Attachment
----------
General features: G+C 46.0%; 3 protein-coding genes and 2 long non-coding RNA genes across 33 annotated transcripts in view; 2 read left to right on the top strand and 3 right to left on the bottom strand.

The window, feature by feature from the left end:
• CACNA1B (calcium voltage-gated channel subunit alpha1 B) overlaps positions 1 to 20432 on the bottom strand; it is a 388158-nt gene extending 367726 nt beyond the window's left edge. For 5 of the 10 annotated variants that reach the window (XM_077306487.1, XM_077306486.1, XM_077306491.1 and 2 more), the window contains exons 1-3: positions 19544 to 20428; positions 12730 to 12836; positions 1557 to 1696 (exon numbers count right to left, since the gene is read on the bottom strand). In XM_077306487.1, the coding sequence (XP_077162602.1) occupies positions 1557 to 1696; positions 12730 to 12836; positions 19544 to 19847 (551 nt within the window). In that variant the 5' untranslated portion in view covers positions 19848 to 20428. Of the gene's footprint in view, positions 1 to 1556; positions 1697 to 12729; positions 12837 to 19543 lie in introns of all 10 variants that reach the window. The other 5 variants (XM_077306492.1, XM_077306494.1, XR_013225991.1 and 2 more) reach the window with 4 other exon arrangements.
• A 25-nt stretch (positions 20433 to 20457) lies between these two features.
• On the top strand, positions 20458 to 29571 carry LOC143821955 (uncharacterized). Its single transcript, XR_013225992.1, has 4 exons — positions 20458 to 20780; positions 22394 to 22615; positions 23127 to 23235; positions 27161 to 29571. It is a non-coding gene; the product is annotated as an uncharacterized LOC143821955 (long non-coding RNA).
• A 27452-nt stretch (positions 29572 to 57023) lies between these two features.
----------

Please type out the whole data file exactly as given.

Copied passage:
General features: G+C 46.0%; 3 protein-coding genes and 2 long non-coding RNA genes across 33 annotated transcripts in view; 2 read left to right on the top strand and 3 right to left on the bottom strand.

The window, feature by feature from the left end:
• CACNA1B (calcium voltage-gated channel subunit alpha1 B) overlaps positions 1 to 20432 on the bottom strand; it is a 388158-nt gene extending 367726 nt beyond the window's left edge. For 5 of the 10 annotated variants that reach the window (XM_077306487.1, XM_077306486.1, XM_077306491.1 and 2 more), the window contains exons 1-3: positions 19544 to 20428; positions 12730 to 12836; positions 1557 to 1696 (exon numbers count right to left, since the gene is read on the bottom strand). In XM_077306487.1, the coding sequence (XP_077162602.1) occupies positions 1557 to 1696; positions 12730 to 12836; positions 19544 to 19847 (551 nt within the window). In that variant the 5' untranslated portion in view covers positions 19848 to 20428. Of the gene's footprint in view, positions 1 to 1556; positions 1697 to 12729; positions 12837 to 19543 lie in introns of all 10 variants that reach the window. The other 5 variants (XM_077306492.1, XM_077306494.1, XR_013225991.1 and 2 more) reach the window with 4 other exon arrangements.
• A 25-nt stretch (positions 20433 to 20457) lies between these two features.
• On the top strand, positions 20458 to 29571 carry LOC143821955 (uncharacterized). Its single transcript, XR_013225992.1, has 4 exons — positions 20458 to 20780; positions 22394 to 22615; positions 23127 to 23235; positions 27161 to 29571. It is a non-coding gene; the product is annotated as an uncharacterized LOC143821955 (long non-coding RNA).
• A 27452-nt stretch (positions 29572 to 57023) lies between these two features.